Different Strokes for Different Folks

By Noah Kass, LCSW

Different Strokes for Different Folks

I believe that each and every client with an addiction to drugs or alcohol, benefits from case specific, individualized treatment.

Although as clinicians we have many treatment modalities and interventions available to us, we must be keenly aware that the implementation of any modality will have differing results depending on their individual scenarios.

Our client’s identifying symptoms, psychological development, biological makeup, environmental stressors and spiritual alertness, are only some of the factors we need to be attuned to. Therefore, it’s essential to weigh all specifics as we go about choosing a specific treatment course.

As a licensed clinical social worker and psychotherapist, I can attest to clients benefitting from regular attendance at self-help meetings. Alcoholics Anonymous has had an amazing impact on my client’s recoveries. Clients I treat who also attend AA meetings have had very impressive turnarounds in character development and personal integrity.

However, in other cases, I’ve found Alcoholics Anonymous treatment to prove counter-productive, and at times even destructive to a client’s recovery.

For these clients, the Alcoholics Anonymous meetings reinforced deeply rooted self-esteem issues, encouraged them to manage newly-experienced traumatic symptoms unsafely, and created a fall sense of commonality that was a step backward in understanding their own addiction and recovery plans.

Psychotropic medication has helped many clients of mine minimize their anxiety and depressive symptoms; thus eliminating the need to abuse not only their drug of choice, but any mood/mind altering substances. Their specific medications became the linchpin of their treatments. Without responsibly using these medications, it could be argued that no progress would have been made.

It should also be stated that I have seen the reckless manner in which some “addiction psychiatrists” recklessly prescribe pills, in a manner that to the addict mirrors the former drug culture/lifestyle they were so heavily involved in. In these cases the choice of medication was inappropriate, the dosage frequency was off, or the medication was simply not needed. Situations like this often resulted in dangerous lethal outcomes.

Psychodynamic therapy has helped many of those suffering from chemical dependence unlock years of anger, self-loathing and devastating trauma. Therapy can help unlock the burden of past pain and unspoken emotion, allowing the recovery process to finally start and the healing to really begin.

On the flipside, there are times when a client’s psyche is so bruised, that it becomes irresponsible to solely use psychoanalytic therapy. The client’s present “emotional rawness” makes it incredibly difficult to handle the often monumental discoveries and intense feelings that psychoanalytical therapy aids in releasing. Without the necessary ego strengths to guide him/her through the pain, the client is left with bear-naked overly vulnerable emotions, with only their drug of choice to comfort and aid them.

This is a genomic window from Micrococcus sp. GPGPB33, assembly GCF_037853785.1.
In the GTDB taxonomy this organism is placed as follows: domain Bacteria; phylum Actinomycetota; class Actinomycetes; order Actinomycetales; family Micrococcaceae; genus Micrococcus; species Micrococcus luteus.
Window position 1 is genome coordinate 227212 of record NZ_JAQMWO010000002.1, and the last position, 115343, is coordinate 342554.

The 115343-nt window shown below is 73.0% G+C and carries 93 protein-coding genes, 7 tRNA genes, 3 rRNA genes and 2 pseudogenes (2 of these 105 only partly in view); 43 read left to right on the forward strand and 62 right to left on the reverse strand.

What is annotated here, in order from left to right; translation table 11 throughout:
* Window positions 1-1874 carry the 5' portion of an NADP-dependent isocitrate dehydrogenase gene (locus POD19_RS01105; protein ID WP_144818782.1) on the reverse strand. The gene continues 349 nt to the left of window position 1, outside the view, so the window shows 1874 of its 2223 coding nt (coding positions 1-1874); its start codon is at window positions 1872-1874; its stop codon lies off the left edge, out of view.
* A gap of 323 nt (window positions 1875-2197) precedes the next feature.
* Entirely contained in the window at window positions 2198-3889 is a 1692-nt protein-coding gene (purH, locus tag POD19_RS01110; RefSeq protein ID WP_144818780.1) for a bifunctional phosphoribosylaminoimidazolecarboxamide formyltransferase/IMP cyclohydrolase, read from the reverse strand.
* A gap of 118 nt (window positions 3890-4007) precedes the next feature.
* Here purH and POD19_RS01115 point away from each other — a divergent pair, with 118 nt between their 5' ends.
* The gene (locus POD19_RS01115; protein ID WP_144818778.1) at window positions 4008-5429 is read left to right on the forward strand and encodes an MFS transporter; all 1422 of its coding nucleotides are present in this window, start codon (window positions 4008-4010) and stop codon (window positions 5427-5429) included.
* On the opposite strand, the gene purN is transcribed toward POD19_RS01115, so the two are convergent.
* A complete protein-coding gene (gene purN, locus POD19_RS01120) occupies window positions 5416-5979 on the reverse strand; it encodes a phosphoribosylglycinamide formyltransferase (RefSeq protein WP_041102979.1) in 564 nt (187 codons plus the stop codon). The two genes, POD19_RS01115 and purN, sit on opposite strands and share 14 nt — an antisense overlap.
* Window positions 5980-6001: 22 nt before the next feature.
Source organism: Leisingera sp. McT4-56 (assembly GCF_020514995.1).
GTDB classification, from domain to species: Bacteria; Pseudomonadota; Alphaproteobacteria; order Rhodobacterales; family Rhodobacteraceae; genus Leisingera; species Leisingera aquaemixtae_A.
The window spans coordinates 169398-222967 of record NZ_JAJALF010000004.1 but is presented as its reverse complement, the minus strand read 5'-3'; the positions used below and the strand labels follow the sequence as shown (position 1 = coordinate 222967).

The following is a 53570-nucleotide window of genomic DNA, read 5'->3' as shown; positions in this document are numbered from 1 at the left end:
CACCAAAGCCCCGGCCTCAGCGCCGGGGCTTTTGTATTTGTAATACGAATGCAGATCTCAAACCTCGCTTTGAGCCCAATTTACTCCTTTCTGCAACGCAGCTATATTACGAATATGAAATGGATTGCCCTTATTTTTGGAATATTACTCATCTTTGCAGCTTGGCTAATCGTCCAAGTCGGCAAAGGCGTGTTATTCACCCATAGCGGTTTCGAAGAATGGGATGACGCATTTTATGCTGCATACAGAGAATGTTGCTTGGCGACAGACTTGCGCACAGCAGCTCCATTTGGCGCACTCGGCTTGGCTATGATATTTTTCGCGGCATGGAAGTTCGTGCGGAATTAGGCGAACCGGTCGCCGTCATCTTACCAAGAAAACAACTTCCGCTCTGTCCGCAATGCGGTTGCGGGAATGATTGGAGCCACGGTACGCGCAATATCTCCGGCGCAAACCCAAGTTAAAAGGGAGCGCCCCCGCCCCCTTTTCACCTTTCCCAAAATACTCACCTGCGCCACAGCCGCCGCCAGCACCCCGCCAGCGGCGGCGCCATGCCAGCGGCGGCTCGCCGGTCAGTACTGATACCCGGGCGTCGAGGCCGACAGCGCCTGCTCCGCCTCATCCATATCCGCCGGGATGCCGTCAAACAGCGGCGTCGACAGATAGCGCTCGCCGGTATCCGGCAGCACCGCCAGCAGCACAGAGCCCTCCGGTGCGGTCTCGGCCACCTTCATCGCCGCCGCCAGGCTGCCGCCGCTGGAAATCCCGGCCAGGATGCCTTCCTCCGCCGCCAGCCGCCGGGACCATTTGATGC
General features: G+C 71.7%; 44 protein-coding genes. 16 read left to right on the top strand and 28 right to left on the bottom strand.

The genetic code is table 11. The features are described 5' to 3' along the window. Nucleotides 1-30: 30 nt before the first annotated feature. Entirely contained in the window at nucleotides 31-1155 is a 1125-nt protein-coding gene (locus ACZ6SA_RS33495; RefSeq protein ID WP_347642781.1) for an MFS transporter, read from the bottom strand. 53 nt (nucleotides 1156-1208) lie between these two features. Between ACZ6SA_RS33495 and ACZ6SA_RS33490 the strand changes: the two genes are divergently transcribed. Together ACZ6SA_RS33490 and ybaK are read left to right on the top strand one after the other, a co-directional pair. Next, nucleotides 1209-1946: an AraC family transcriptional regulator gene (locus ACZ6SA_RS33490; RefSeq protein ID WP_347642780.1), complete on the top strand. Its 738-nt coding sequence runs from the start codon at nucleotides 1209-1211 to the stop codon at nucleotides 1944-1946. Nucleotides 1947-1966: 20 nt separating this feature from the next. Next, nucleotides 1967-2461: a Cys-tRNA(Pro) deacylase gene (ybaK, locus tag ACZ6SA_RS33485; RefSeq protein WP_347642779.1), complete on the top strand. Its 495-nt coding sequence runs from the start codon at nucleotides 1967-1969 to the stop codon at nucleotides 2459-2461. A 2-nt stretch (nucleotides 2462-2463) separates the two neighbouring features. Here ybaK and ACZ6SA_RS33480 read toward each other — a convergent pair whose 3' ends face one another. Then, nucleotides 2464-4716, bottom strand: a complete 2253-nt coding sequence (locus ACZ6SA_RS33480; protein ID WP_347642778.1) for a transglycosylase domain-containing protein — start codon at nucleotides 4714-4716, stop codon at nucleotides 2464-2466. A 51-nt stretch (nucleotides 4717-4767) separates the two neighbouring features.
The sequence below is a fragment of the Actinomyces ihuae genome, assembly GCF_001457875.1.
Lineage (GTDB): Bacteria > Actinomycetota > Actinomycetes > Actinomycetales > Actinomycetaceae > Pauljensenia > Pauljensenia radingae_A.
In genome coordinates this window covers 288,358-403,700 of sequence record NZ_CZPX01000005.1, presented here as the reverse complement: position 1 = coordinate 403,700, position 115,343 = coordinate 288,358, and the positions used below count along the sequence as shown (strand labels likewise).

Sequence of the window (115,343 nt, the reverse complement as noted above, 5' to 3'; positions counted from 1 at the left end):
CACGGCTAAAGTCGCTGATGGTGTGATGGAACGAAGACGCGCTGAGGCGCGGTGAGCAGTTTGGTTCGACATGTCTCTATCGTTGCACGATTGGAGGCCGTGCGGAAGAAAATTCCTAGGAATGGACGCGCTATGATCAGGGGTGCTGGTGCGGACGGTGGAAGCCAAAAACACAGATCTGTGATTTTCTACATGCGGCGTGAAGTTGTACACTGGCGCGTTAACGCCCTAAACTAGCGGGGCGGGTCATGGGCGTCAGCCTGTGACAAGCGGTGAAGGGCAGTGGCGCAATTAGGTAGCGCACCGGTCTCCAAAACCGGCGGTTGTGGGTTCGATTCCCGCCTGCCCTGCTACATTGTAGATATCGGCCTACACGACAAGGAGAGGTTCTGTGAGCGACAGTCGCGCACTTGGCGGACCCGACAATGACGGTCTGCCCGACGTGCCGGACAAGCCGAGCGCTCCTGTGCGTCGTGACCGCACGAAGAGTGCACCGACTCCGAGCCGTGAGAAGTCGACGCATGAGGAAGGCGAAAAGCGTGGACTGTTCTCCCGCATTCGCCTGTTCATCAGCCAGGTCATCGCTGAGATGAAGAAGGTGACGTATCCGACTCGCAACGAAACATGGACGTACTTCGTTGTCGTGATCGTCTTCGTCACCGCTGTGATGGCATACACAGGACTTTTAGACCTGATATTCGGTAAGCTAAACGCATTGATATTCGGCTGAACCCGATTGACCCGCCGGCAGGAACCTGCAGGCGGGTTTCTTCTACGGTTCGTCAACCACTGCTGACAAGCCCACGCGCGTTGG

As the former Clinical Director of two drug treatment facilities (outpatient and inpatient), I have seen many clinicians run the gamut of other recovery modalities with their clients; removal of environmental stressors, replacement therapy medication (i.e.. cameral or suboxine), holistic therapy options.

Sometimes in trying to use every treatment modality available none is used effectively. The client begins to feel like a guinea pig, with little to no understanding of how their individual treatment course works.

When it comes down to it, we all know one thing to be true; treating and actually helping a person addicted to drugs or alcohol are two very different things.

I repeat again how an awareness of modality choices is paramount to an effective treatment course. If we as clinicians can abandon rigid one-size-fits-all models of care, we can focus more deeply on in-depth personalized assessments.

If we can make singular case-specific treatment the gold standard of care, we’ll have a much better chance to help more of our beloved clients, recovery fully.

Noah Kass, LCSW is a psychotherapist and licensed Clinical Social Worker. specializing in addiction, relationship issues and work stressors. He has been Clinical Director at The Dunes East Hampton and Realization Center in Union Square, both addiction treatment facilities. He writes a weekly advice column (ASK NOAH) on Jim Cramer’s thestreet.com and The Huffington Post. Mr. Kass was the “resident therapist” on MSNBC’S The Dylan Ratigan Show (KASS COUCH) and is a frequent guest on various television programs and radio stations.